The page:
Class time is a terrible thing to waste

by KC Stanfield

I’m going to take a leap of faith by claiming that some of you pay quite a bit for college—this statement is brought to you by Captain Obvious. Even with so much money spent on college, I still worry that I’m not receiving my money’s worth in the quality of my education.

This is a valid concern. [quote]We pay to learn, so it’s a reasonable expectation to want to retain some of this knowledge, if not most of it. [/quote]That being said, some classes are a giant waste of time. “Time is money” is a good metaphor, because it depicts time’s value, and there are many instances when my time is ripped off.

One week, I had two classes both showing movies on the same days. I can confidently say that the first day of our classroom viewing was entirely unproductive. It wasn’t even worth the gas or the time it took to attend the second day, when I had other classes and objectives to focus on.

[quote]Unless you’re in a film-related class, there is no excuse to use class time for a movie for college-level courses. [/quote]If it’s vital for the lesson plan, it should be assigned as homework like we do with reading a book. It can then be discussed later in class. Movies can be found easily via Netflix, or anywhere on the Internet for that matter. Professors wouldn’t squander a class by having all the students read for an hour, so a movie shouldn’t be an exception.

Movies are just a specific example of how a single class, in most subjects, can waste your time. There are entire courses that are based on information that many students won’t find useful or remember in a few years—I’m talking about you, secondary language requirement. However, that is another story for another time.

Here’s where I would like to give a nice statistic about the average cost of attending San Diego State, but there are too many variables to get an amount that’s applicable to the entire student body. To get a basic idea, the more units you take, the cheaper each individual class becomes. Since you’re hypothetically taking more classes, your time becomes more precious. Therefore, having a cheap class wasting valuable time just makes you not want to show up at all.

Classes showing movies cost me about $19 for each day. That’s overpriced for half a movie so it’s no wonder there is an audible sigh of relief when a class gets canceled from some students. Sleeping in or going home early is a blessing compared to trekking onto campus just to waste 50 minutes of their lives watching a movie.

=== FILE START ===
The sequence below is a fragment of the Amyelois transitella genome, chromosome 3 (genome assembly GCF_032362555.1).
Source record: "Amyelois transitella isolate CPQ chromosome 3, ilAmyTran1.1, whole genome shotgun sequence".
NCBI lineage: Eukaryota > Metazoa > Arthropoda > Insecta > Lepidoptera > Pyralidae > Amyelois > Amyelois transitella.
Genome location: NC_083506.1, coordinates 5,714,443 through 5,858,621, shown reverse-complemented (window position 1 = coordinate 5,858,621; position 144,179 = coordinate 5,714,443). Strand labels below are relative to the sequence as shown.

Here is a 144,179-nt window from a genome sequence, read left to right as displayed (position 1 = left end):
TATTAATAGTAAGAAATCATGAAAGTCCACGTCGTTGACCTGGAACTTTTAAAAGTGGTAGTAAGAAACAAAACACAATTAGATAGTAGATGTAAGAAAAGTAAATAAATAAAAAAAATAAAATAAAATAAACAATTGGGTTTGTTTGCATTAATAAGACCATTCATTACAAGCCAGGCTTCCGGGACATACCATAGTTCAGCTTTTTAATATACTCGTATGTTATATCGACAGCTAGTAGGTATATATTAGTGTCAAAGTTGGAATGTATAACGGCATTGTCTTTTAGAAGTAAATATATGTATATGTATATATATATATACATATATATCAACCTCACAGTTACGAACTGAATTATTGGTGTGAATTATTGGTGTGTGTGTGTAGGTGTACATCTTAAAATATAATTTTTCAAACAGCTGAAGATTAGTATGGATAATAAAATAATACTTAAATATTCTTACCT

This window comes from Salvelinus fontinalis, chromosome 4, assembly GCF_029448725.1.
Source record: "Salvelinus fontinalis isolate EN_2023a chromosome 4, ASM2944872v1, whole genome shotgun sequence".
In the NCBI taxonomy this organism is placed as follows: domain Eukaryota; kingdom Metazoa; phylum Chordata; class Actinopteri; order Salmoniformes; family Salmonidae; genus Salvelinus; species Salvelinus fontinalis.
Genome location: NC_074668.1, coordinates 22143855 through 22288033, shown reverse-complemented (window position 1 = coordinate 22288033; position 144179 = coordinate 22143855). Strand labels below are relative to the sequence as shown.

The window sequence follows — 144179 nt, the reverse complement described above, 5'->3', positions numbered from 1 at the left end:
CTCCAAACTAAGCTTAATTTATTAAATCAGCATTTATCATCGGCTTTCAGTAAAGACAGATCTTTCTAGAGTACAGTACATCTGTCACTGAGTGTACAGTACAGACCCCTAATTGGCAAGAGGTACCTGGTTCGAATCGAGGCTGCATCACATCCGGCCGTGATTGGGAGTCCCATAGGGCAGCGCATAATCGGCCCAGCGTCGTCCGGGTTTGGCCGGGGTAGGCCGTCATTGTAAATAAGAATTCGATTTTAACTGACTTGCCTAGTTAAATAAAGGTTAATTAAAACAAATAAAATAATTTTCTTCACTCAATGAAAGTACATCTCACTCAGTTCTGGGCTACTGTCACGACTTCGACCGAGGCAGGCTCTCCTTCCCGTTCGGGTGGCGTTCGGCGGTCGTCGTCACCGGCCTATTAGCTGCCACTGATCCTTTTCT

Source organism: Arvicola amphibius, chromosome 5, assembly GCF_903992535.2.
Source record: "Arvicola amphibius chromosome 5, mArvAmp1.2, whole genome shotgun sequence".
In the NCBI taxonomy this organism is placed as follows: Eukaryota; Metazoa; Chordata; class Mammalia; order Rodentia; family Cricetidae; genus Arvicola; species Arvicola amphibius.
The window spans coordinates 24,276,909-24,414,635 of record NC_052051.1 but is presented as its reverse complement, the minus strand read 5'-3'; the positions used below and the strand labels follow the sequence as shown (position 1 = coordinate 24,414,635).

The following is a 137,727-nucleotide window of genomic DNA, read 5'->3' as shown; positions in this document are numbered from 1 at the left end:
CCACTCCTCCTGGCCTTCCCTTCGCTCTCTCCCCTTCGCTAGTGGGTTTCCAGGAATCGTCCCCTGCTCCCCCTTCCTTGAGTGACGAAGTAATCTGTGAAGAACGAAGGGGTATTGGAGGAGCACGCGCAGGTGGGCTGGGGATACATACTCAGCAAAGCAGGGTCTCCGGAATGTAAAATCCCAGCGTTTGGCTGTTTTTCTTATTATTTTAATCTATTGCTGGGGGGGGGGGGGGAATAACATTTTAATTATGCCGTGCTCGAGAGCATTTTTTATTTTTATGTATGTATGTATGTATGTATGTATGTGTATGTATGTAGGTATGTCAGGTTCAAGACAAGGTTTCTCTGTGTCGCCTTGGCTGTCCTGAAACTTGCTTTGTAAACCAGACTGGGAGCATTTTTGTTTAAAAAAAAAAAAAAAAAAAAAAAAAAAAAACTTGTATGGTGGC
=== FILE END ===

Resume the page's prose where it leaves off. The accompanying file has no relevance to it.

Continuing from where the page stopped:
It’s even more difficult for the numerous students who have jobs. According to a 2011 U.S. Census report, 71 percent of undergraduates work while attending school. More than half of those students worked more than 20 hours a week.

[quote]With such a large portion of students working, time management becomes even more crucial. Balancing school, work, a social life and family is no easy task—Captain Obvious strikes again. [/quote]The last thing a busy student needs is a class wasting time with a movie or another meaningless activity, while a laundry list of things to do looms over his or her head.

Some teachers will attempt to drag students to the classroom with ominous threats of attendance-based grading, but it’s ultimately the individual’s choice to attend class or not. Learning the course materials is the most important element of the class. After you’ve gotten your priorities straightened out, you can make the educated decision to skip a class or two when life gives more lemons than you can manage.

If you’re curious, or just bored enough to find out how much it personally costs you to go to one class per day, the formula is the cost of tuition divided by total units being taken that semester, multiplied by the amount of units for the specific class, and finally divided by the number of days the class meets in a semester. Once you’ve figured out what your time really means to you, use that knowledge to make educated decisions about your schedule. Ideally, teachers would do the same, but when it comes to something as precious as your own time, it clearly can’t be left in the hands of those who choose to abuse it.

Photo courtesy of Thinkstock.